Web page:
Sensor manufacturing and packaging, optoelectronics, optical components, retail electronics, lawn and garden care, weather-information services, professional instrumentation and metrology, geospatial databases and database management, epidemiology, public-health agencies, process industries

Relevant to the following Explorer Technology Areas:

Subscription Services

By Sean R. Barulich
Barulich is a senior research analyst with Strategic Business Insights.

Why is this topic significant?

A rapidly growing set of subscription services provides households a convenient method for accessing a wide range of physical and digital goods.

Description

Subscription services attempt to streamline the delivery of curated products through recurring deliveries or digital goods through on-demand access. The subscription-service market has grown rapidly. According to a McKinsey & Company survey, 15% of online shoppers have one or more e-commerce subscriptions, and the market for subscription services has grown by more than 100% per year in the past five years. Subscription services that provide on-demand streaming media have been the most popular with households, but competition is increasing. Netflix, with roughly 125 million subscribers, faces growing competition from streaming services including Amazon Prime Video, Hulu, and HBO Go. Spotify has led the streaming-music market with approximately 80 million paid subscribers. However, Apple, Amazon.com, and Google are providing competing services. Subscription services that provide customers with recurring deliveries of physical goods include curated services—such as BirchBox, Ipsy, Stitch Fix, and Loot Crate—that send households packages containing a variety of items that the service providers select. Other physical-goods subscription services—such as Amazon Subscribe and Save and Dollar Shave Club—provide recurring deliveries of items that customers select, such as coffee beans, toilet paper, or razor blades. Meal-kit services—including Blue Apron, HelloFresh, and Home Chef—provide recurring deliveries of fresh ingredients for home-cooked meals. And hybrid services—such as Peloton, a fitness company with a value of over $4 billion—sell physical goods that interface with digital subscription services. Large brick-and-mortar retailers—including Walmart, Target, Old Navy, and J. C. Penney—have noticed the growth of e-commerce subscription services and have also invested in developing such services.

Implications

Subscription services provide households with a convenient way to receive digital and physical goods and reduce some friction in transactions. However, many services struggle with long-term customer retention and profit generation. Companies offering subscription services for digital goods also face growth challenges, because it is difficult to grow revenue per user, and thus companies have to focus on increasing subscriber numbers in order to drive growth, which in turn makes companies vulnerable to market saturation. Video-streaming services are also disaggregating, as content owners increasingly establish their own services to stream their own titles. As a result, households must increasingly subscribe to multiple streaming services to experience all the content that their members wish to view.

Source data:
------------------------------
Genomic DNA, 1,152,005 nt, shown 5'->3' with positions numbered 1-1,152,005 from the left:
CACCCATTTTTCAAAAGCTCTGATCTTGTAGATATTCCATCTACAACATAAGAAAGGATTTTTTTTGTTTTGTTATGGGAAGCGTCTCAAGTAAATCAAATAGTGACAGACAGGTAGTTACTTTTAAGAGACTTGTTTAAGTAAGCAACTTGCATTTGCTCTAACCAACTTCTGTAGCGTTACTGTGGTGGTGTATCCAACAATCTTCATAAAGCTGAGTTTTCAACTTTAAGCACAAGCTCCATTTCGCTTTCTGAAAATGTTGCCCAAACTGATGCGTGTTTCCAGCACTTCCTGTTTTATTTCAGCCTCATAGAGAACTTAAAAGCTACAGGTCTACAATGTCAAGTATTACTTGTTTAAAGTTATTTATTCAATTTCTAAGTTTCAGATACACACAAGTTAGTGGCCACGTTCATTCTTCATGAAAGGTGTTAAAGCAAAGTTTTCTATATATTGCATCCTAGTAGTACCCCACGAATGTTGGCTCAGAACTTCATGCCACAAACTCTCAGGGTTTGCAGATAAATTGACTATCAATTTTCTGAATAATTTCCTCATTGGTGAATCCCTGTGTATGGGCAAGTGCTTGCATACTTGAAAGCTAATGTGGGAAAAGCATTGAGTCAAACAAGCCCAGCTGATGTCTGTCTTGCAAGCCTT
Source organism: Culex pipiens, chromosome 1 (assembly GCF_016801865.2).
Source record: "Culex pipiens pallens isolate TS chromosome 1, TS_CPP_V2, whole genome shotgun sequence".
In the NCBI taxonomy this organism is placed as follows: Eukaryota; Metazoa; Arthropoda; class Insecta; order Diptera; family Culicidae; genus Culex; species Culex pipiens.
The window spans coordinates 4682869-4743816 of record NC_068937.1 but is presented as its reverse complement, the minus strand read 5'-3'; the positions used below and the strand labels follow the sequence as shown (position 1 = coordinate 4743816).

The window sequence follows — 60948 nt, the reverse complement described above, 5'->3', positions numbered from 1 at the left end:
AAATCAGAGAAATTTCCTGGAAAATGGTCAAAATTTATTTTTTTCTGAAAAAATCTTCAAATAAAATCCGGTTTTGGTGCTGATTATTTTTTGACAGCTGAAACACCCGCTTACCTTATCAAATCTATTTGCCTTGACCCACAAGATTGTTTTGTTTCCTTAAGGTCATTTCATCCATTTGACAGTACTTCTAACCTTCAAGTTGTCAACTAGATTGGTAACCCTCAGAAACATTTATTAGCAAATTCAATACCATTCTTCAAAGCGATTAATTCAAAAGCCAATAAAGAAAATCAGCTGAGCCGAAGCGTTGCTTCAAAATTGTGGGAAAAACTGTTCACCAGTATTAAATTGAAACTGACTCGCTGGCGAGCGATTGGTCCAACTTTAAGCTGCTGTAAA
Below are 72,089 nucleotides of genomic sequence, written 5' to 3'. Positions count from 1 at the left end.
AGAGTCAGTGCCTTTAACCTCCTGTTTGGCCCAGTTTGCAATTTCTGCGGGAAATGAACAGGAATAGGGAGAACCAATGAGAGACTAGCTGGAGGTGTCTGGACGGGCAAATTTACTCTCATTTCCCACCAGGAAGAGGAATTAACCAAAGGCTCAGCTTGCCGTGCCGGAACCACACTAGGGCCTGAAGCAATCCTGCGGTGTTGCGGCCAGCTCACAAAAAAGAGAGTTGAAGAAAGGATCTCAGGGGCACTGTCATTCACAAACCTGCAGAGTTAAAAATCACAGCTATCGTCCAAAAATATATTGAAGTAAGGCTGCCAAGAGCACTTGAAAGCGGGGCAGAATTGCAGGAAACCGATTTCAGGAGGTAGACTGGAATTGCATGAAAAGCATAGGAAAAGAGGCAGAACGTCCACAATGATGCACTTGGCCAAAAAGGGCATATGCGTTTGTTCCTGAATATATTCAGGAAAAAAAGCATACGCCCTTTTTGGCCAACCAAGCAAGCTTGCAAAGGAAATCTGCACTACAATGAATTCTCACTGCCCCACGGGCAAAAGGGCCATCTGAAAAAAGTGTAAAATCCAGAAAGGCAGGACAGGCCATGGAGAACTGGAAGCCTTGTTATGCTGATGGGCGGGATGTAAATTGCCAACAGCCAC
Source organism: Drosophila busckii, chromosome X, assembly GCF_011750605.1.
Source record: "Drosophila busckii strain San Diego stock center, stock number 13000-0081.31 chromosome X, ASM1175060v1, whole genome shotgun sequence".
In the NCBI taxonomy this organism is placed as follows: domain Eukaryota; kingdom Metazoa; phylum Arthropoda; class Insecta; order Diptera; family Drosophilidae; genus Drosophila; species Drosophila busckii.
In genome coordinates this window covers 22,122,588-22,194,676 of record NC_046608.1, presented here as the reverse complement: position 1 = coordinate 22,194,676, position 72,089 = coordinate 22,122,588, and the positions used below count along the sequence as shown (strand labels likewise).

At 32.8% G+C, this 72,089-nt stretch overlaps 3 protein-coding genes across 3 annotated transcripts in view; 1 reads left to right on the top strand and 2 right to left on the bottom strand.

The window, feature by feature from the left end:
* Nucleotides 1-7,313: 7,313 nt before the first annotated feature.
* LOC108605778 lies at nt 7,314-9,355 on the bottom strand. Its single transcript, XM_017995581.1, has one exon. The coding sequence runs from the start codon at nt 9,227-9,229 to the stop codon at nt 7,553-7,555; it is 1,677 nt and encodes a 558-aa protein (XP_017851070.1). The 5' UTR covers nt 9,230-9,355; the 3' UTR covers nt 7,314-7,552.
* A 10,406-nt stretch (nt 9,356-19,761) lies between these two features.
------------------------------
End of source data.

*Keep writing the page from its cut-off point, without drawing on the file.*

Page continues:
Impacts/Disruptions

In the future, subscription services that replenish common household goods such as groceries may have enduring popularity because of their flexibility and convenience. Such services may also encourage users to commit long term to certain brands because consumers lose some exposure to competing products. Amazon and Walmart may have an advantage thanks to the wide range of products they can provide to consumers. As the subscription-service market develops, users might become more willing to try or subscribe to multiple services. Alternatively, users may become overwhelmed by managing multiple subscriptions and prefer single, all-in-one subscriptions for consuming both digital and physical goods.

Scale of Impact

  • Low
  • Medium
  • High
The scale of impact for this topic is: High

Time of Impact

  • Now
  • 5 Years
  • 10 Years
  • 15 Years
The time of impact for this topic is: Now to 5 Years

Opportunities in the following industry areas:

Software development, brand management, curated commerce, advertising, influencer marketing, content-delivery networking, logistics

Relevant to the following Explorer Technology Areas: